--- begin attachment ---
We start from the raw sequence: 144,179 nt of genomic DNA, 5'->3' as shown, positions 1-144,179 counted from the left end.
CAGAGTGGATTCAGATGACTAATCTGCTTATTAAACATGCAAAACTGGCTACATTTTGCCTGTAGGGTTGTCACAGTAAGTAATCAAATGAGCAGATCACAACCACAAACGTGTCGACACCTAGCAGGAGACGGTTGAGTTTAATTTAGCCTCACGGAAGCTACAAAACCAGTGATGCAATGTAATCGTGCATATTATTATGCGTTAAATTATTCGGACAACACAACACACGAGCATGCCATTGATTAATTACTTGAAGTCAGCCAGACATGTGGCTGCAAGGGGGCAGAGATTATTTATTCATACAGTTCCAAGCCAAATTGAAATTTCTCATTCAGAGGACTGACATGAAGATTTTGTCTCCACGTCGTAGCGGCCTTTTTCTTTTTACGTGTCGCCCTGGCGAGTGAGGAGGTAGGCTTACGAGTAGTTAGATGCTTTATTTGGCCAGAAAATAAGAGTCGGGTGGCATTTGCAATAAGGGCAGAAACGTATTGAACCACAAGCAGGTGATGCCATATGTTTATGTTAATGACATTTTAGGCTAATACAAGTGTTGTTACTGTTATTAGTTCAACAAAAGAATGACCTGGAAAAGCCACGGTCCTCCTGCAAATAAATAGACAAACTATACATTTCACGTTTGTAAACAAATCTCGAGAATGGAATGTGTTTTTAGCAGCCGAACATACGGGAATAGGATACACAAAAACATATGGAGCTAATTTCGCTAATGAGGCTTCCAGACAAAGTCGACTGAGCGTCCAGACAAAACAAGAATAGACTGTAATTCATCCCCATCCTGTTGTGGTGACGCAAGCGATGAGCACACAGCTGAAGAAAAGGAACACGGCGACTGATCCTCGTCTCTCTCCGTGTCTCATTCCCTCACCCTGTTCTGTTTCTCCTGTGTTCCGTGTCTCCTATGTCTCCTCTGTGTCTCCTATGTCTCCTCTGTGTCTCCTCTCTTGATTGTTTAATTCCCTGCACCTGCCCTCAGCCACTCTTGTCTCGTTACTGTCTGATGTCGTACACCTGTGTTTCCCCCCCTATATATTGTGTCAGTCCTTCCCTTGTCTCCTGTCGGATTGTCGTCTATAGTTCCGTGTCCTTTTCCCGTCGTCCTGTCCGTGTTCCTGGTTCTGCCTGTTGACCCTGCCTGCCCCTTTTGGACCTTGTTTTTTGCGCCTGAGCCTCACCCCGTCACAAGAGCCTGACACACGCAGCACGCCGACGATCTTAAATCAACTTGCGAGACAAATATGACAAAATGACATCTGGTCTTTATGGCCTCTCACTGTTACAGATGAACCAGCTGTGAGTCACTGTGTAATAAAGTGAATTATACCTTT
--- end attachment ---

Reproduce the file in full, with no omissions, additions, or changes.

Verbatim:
We start from the raw sequence: 144,179 nt of genomic DNA, 5'->3' as shown, positions 1-144,179 counted from the left end.
CAGAGTGGATTCAGATGACTAATCTGCTTATTAAACATGCAAAACTGGCTACATTTTGCCTGTAGGGTTGTCACAGTAAGTAATCAAATGAGCAGATCACAACCACAAACGTGTCGACACCTAGCAGGAGACGGTTGAGTTTAATTTAGCCTCACGGAAGCTACAAAACCAGTGATGCAATGTAATCGTGCATATTATTATGCGTTAAATTATTCGGACAACACAACACACGAGCATGCCATTGATTAATTACTTGAAGTCAGCCAGACATGTGGCTGCAAGGGGGCAGAGATTATTTATTCATACAGTTCCAAGCCAAATTGAAATTTCTCATTCAGAGGACTGACATGAAGATTTTGTCTCCACGTCGTAGCGGCCTTTTTCTTTTTACGTGTCGCCCTGGCGAGTGAGGAGGTAGGCTTACGAGTAGTTAGATGCTTTATTTGGCCAGAAAATAAGAGTCGGGTGGCATTTGCAATAAGGGCAGAAACGTATTGAACCACAAGCAGGTGATGCCATATGTTTATGTTAATGACATTTTAGGCTAATACAAGTGTTGTTACTGTTATTAGTTCAACAAAAGAATGACCTGGAAAAGCCACGGTCCTCCTGCAAATAAATAGACAAACTATACATTTCACGTTTGTAAACAAATCTCGAGAATGGAATGTGTTTTTAGCAGCCGAACATACGGGAATAGGATACACAAAAACATATGGAGCTAATTTCGCTAATGAGGCTTCCAGACAAAGTCGACTGAGCGTCCAGACAAAACAAGAATAGACTGTAATTCATCCCCATCCTGTTGTGGTGACGCAAGCGATGAGCACACAGCTGAAGAAAAGGAACACGGCGACTGATCCTCGTCTCTCTCCGTGTCTCATTCCCTCACCCTGTTCTGTTTCTCCTGTGTTCCGTGTCTCCTATGTCTCCTCTGTGTCTCCTATGTCTCCTCTGTGTCTCCTCTCTTGATTGTTTAATTCCCTGCACCTGCCCTCAGCCACTCTTGTCTCGTTACTGTCTGATGTCGTACACCTGTGTTTCCCCCCCTATATATTGTGTCAGTCCTTCCCTTGTCTCCTGTCGGATTGTCGTCTATAGTTCCGTGTCCTTTTCCCGTCGTCCTGTCCGTGTTCCTGGTTCTGCCTGTTGACCCTGCCTGCCCCTTTTGGACCTTGTTTTTTGCGCCTGAGCCTCACCCCGTCACAAGAGCCTGACACACGCAGCACGCCGACGATCTTAAATCAACTTGCGAGACAAATATGACAAAATGACATCTGGTCTTTATGGCCTCTCACTGTTACAGATGAACCAGCTGTGAGTCACTGTGTAATAAAGTGAATTATACCTTT